HC Deb 14 May 1891 vol 353 cc709-10

I wish to put a question to the First Commissioner of Works, of which I have given him private notice, namely, whether his attention has been called to a letter in the Times, written by the hon. Baronet the Member for Hallamshire (Sir F. Mappin), calling attention to the manner in which the temperature of the House was regulated last week; whether he can, while consulting the wishes of those hon. Members who are endowed with a superfluity of physical health and strength, pay some regard to the comfort of those weaker Members (of whom I am one) who are susceptible to the influences of chills and draughts, and who desire to discharge their duties as Members in this House, and also to avail themselves of the advantages—say, one room in the Library and one of the Reading Rooms—without being exposed to the risk of severe and perhaps serious indisposition?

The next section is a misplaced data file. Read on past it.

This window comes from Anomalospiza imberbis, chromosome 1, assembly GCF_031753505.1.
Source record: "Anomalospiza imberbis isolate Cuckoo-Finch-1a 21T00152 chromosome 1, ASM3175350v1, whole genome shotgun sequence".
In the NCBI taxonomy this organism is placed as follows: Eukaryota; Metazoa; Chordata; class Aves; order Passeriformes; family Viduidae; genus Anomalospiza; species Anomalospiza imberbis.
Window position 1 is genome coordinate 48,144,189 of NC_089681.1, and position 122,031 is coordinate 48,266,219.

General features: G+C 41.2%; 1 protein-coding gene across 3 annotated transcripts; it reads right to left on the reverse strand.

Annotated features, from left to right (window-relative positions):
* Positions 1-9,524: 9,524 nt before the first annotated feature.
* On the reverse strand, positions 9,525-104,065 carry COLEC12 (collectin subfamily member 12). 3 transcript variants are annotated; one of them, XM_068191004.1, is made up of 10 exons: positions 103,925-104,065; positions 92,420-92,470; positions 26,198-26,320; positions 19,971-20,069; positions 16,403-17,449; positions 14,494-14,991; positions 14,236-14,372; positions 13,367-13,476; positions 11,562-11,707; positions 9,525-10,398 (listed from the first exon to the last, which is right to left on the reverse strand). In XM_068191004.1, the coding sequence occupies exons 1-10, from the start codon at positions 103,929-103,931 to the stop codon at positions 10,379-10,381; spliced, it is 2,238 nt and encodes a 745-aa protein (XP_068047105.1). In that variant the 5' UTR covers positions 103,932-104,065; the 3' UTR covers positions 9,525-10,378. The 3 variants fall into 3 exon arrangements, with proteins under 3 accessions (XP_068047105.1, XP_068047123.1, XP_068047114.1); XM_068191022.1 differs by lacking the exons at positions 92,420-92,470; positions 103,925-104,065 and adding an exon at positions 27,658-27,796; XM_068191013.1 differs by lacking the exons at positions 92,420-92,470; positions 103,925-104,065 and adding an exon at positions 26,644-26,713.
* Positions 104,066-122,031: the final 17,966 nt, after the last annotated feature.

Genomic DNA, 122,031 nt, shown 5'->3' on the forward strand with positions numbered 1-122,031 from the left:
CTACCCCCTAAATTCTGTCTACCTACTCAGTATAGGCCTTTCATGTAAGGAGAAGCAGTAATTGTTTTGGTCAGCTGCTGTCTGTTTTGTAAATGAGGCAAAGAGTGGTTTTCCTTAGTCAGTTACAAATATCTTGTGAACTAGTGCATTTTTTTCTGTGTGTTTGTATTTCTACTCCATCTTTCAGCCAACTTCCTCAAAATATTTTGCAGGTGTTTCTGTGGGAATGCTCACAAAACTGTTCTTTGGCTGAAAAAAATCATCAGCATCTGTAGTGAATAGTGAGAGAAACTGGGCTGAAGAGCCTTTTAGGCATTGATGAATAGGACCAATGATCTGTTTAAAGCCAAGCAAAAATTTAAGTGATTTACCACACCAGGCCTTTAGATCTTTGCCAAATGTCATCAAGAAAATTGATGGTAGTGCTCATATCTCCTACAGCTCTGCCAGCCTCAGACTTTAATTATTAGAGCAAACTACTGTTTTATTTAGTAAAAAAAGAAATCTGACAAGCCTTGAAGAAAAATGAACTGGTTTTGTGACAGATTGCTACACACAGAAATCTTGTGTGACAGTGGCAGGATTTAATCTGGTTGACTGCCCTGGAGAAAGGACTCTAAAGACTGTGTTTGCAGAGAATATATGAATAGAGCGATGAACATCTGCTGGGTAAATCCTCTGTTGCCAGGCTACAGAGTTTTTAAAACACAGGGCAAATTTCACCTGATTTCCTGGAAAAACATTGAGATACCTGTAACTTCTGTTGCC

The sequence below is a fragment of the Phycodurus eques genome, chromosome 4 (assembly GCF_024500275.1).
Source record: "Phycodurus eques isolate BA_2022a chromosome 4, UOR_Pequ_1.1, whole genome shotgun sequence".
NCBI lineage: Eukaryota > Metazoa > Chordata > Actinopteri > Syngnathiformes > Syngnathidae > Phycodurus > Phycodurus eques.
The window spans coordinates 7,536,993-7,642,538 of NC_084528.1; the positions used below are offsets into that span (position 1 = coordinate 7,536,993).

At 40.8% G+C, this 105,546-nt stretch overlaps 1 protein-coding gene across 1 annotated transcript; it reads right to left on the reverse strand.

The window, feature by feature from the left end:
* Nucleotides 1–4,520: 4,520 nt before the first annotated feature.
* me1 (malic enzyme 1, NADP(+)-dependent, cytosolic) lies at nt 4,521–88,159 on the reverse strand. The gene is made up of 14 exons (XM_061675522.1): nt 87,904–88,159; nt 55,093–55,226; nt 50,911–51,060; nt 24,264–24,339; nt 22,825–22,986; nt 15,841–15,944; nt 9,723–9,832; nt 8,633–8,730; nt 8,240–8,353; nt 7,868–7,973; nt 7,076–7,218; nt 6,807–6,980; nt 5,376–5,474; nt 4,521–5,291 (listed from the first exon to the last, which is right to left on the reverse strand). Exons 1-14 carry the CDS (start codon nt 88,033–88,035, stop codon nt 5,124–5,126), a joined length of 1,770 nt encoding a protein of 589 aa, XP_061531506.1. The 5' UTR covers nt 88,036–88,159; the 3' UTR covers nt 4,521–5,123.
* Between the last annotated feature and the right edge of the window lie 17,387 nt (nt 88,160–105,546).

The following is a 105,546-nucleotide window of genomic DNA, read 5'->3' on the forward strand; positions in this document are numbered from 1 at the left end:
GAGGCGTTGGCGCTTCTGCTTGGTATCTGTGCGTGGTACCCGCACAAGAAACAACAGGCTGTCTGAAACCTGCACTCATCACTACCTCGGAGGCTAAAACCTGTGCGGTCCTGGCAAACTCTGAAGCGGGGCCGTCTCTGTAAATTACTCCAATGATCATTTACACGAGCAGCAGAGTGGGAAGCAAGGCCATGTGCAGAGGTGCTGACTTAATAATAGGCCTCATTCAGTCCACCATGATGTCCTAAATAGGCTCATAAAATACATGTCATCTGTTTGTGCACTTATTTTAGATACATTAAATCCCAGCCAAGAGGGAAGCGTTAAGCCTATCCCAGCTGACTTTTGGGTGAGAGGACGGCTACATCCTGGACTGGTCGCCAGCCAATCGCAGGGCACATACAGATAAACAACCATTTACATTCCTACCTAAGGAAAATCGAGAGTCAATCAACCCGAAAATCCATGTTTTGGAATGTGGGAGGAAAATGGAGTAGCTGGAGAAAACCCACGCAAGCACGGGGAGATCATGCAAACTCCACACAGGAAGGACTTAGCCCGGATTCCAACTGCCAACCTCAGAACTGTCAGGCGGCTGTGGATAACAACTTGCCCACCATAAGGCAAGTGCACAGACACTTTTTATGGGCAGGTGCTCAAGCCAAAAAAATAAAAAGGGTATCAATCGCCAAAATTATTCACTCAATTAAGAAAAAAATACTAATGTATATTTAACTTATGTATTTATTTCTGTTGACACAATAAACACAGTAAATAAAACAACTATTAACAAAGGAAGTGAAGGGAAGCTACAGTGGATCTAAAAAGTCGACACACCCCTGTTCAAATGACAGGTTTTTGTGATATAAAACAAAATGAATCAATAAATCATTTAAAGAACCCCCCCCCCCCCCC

I have seen the letter referred to in the Times of this morning. Of course, I regret very much that the hon. Baronet should be suffering, and should attribute his illness to the imperfect arrangements for the ventilation of the House, but the hon. Baronet is entirely under a misapprehension in stating that alterations are made in regard to the lighting of fires and the opening of windows at fixed dates, corresponding with certain seasons of the year. From day to day, and from hour to hour, the temperature is regulated by a system of inspection and the use of the thermometer, and every possible care is taken to keep the temperature uniform. The fact of the matter is that there is the widest possible divergence of opinion on the subject between Members of the House, and I very often receive complaints from some hon. Members because the Reading Room or Library is too hot, and almost at the same moment from others that it is too cold. I can assure my right hon. Friend and those who are either physically or mentally weak— though I should never have thought of including him in either of those categories—that, for one Member who complains of excessive cold in this House, there are—I was going to say a score— at least a dozen who complain of excessive heat.